Re: ZWJ, ZWNJ and VS in Latin and other Greek-derived scripts

From: John H. Jenkins (
Date: Fri Jan 26 2007 - 23:43:54 CST

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    On Jan 26, 2007, at 5:31 PM, Ruszlan Gaszanov wrote:

    > Asmus Freytag wrote:
    >> However, from that insight to the particular mechanisms of encoding
    >> that
    >> you advance is a large step, and I don't follow you there.
    > The point I'm trying to make is that rather then investigating every
    > possible ligature in Latin, Greek, Cyrillic, Coptic, Gothic etc.,
    > trying to figure whether it is a mere stylistic variation or
    > distinct character in each particular orthography variation, and
    > then encoding them as recomposed characters in the latter case, we
    > could just provide a standard mechanism of encoding any arbitrary
    > ligature (like the standard mechanism we have for applying any
    > arbitrary diacritics to any arbitrary letter).

    But that's a straw man. Nobody is suggesting that every possible
    ligature be encoded. Nobody is suggesting that *more* ligatures be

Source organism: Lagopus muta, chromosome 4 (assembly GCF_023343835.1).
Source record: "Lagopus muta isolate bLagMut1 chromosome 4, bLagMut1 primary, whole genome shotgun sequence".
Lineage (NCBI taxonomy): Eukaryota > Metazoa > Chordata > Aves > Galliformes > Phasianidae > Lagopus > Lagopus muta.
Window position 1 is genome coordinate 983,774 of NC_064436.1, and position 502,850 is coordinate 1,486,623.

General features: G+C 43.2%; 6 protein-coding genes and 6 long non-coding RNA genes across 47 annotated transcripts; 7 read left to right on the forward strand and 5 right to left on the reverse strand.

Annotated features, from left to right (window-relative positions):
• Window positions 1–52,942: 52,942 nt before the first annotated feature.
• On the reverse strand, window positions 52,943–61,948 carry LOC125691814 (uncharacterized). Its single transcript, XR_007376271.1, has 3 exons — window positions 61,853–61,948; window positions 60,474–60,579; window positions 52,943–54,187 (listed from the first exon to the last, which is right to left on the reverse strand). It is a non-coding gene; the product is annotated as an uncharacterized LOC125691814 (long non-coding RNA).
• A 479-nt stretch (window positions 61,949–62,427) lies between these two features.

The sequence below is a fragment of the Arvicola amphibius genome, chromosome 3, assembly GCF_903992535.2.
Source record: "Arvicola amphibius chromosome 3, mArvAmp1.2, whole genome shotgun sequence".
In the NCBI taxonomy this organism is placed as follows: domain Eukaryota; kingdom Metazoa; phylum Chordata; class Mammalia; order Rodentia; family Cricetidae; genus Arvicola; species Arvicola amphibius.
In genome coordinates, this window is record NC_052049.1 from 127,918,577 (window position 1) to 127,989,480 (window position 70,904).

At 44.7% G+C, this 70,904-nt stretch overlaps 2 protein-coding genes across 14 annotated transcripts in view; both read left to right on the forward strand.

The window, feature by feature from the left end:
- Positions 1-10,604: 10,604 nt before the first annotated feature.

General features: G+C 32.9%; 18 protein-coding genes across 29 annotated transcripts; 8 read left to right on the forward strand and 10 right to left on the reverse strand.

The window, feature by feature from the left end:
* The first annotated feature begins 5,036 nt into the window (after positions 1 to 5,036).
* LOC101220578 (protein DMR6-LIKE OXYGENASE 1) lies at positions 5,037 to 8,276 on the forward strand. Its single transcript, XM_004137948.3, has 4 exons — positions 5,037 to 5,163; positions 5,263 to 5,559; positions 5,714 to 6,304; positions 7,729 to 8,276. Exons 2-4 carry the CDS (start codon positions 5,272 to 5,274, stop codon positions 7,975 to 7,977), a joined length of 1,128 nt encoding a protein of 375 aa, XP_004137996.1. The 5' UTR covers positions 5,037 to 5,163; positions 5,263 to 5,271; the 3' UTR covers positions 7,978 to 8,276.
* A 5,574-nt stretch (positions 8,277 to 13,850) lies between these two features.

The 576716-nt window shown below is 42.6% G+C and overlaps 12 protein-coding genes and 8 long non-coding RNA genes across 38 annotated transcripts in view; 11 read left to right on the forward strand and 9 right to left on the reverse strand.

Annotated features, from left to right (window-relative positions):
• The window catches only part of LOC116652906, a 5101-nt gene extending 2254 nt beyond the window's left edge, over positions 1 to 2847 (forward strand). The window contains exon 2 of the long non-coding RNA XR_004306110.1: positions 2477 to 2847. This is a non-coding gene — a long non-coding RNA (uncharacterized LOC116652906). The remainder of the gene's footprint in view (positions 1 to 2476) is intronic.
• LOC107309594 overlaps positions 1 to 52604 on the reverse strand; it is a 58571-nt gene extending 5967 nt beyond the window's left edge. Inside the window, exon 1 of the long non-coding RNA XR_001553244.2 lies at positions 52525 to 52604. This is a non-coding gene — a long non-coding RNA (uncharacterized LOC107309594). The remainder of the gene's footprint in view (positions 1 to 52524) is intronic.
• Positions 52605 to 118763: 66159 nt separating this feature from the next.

encoded. The ligatures which are in Unicode are there to cover a
    specific need which does not generalize to ligation in general.

    There is general agreement that having ZWNJ mark where ligation must
    not take place is a reasonable suggestion. There is also general
    agreement that having ZWJ mark exceptional places where ligation is
    obligatory is reasonable.

    The major push-back is from people who object to the idea that ZWJ
    should be used to mark where ligation would be desirable.

    And the big can of worms is how to deal with particular styles of text
    (like fraktur or older typography in general) where the standard
    ligation rules are not as simple and regular as they tend to be in
    modern western typography. My own feeling on the subject is that once
    you decide to set a text in fraktur (or italic or roman) type, you're
    making a stylistic choice which need not be supported in plain text.
    I do, however, look forward to a UTN or UTR on the subject.

    John H. Jenkins

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